Seawater carbonate chemistry and Amphiprion melanopus activity during experiments, 2011, supplement to: Nowicki, Jessica P; Miller, Garielle M; Munday, Philip L (2012): Interactive effects of elevated temperature and CO2 on foraging behavior of juvenile coral reef fish. Journal of Experimental Marine Biology and Ecology, 412, 46-51

DOI

Two of the major threats to coral reefs are increasing sea surface temperature and ocean acidification, both of which result from rising concentrations of atmospheric carbon dioxide (CO2). Recent evidence suggests that both increased water temperature and elevated levels of dissolved CO2 can change the behaviors of fishes in ways that reduce individual fitness, however the interacting effects of these variables are unknown. We used a fully factorial experiment to test the independent and interactive effects of temperature (3 levels: 28.5, 30, and 31.5 °C) and pCO2 (3 levels: averaging 420, 530, and 960 µatm) on food consumption and activity level of juvenile anemonefish Amphiprion melanopus (Bleeker 1852). Experimental levels were consistent with current-day ocean conditions and predictions for mid-century and late-century based on atmospheric CO2 projections. Sibling fish were reared for 21 days from the end of their larval phase in each of the nine treatments, at which time behavioral observations were conducted. Food consumption and foraging activity decreased at the highest temperature. In isolation, CO2 level did not significantly affect behavior; however, there was an interaction with temperature. While rearing at high temperature (31.5 °C) and control (420 µatm) or moderate (530 µatm) CO2 resulted in a reduction of food consumption and foraging activity, rearing at high temperature and high CO2 (960 µatm) resulted in an elevation in these behaviors. Maintaining food consumption and foraging activity in high temperature and CO2 conditions may reduce energy efficiency if the thermal optimum for food assimilation and growth has been exceeded. Maintaining foraging effort might increase predation vulnerability. These results suggest that changes in foraging behaviors caused by the interactive effects of increased SST and CO2 could have significant effects on the growth and survival of juvenile reef fishes by late century.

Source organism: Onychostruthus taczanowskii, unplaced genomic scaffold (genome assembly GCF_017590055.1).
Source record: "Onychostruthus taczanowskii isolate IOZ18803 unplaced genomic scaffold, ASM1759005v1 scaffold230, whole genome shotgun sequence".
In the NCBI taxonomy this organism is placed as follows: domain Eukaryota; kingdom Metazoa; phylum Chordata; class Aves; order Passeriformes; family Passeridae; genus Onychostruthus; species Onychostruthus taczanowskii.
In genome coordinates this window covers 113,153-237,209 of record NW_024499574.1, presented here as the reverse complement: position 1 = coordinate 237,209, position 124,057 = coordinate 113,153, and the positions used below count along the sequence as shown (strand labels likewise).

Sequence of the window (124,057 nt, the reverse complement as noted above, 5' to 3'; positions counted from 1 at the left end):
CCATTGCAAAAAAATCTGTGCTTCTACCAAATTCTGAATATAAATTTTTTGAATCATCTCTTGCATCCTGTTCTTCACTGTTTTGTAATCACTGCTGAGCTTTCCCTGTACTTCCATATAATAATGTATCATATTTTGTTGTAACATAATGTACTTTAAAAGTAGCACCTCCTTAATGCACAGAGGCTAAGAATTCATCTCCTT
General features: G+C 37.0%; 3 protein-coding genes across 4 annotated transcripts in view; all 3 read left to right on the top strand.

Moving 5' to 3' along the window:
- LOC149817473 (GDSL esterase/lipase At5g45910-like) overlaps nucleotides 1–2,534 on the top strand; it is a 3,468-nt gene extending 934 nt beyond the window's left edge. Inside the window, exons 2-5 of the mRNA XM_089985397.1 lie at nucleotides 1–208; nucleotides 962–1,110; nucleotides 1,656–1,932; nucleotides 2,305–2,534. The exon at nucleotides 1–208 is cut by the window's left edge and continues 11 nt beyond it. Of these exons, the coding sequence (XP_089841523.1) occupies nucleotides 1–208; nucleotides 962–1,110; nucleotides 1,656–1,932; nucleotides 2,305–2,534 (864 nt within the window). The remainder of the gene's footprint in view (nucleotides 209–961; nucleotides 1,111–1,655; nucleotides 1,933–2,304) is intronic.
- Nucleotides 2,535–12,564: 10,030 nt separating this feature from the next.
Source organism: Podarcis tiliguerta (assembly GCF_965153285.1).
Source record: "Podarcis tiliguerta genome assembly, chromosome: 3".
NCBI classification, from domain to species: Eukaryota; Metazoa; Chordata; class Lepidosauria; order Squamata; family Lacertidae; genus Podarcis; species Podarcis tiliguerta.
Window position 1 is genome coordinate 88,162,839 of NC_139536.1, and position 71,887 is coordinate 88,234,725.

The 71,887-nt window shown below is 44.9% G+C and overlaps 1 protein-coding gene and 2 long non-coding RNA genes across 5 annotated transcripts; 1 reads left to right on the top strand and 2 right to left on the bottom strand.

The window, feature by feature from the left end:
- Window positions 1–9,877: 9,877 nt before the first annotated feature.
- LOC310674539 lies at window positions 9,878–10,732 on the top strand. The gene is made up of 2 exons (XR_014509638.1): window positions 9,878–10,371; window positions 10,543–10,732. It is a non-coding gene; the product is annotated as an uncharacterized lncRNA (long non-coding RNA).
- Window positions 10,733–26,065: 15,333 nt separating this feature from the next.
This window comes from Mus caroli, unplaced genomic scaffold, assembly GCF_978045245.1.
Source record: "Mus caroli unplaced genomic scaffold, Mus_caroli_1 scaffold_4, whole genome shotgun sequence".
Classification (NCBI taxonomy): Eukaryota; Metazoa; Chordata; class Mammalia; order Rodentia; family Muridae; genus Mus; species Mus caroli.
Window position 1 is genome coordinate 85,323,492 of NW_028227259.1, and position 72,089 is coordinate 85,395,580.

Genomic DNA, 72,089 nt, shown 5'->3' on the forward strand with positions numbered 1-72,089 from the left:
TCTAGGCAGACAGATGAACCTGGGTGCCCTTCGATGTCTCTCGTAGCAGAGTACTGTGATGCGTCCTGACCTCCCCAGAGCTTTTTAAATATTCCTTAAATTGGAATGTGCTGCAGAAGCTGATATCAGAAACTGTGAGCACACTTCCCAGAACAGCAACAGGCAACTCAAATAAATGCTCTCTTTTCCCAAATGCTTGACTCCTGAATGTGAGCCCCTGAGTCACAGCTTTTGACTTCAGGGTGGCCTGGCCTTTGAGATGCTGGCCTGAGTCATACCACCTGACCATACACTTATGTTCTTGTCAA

Identifier
DOI http://dx.doi.org/doi:10.1594/PANGAEA.772705
Metadata Access http://ws.pangaea.de/oai/provider?verb=GetRecord&metadataPrefix=datacite3&identifier=oai:pangaea.de:doi:10.1594/PANGAEA.772705
Provenance
Creator Munday, Philip L;Nowicki, Jessica P;Miller, Garielle M
Publisher PANGAEA - Data Publisher for Earth & Environmental Science
Publication Year 2012
Rights Creative Commons Attribution 3.0 Unported (CC-BY)
Representation
Language English
Resource Type Supplementary Dataset
Format text/tab-separated-values
Coverage
Discipline Earth System Research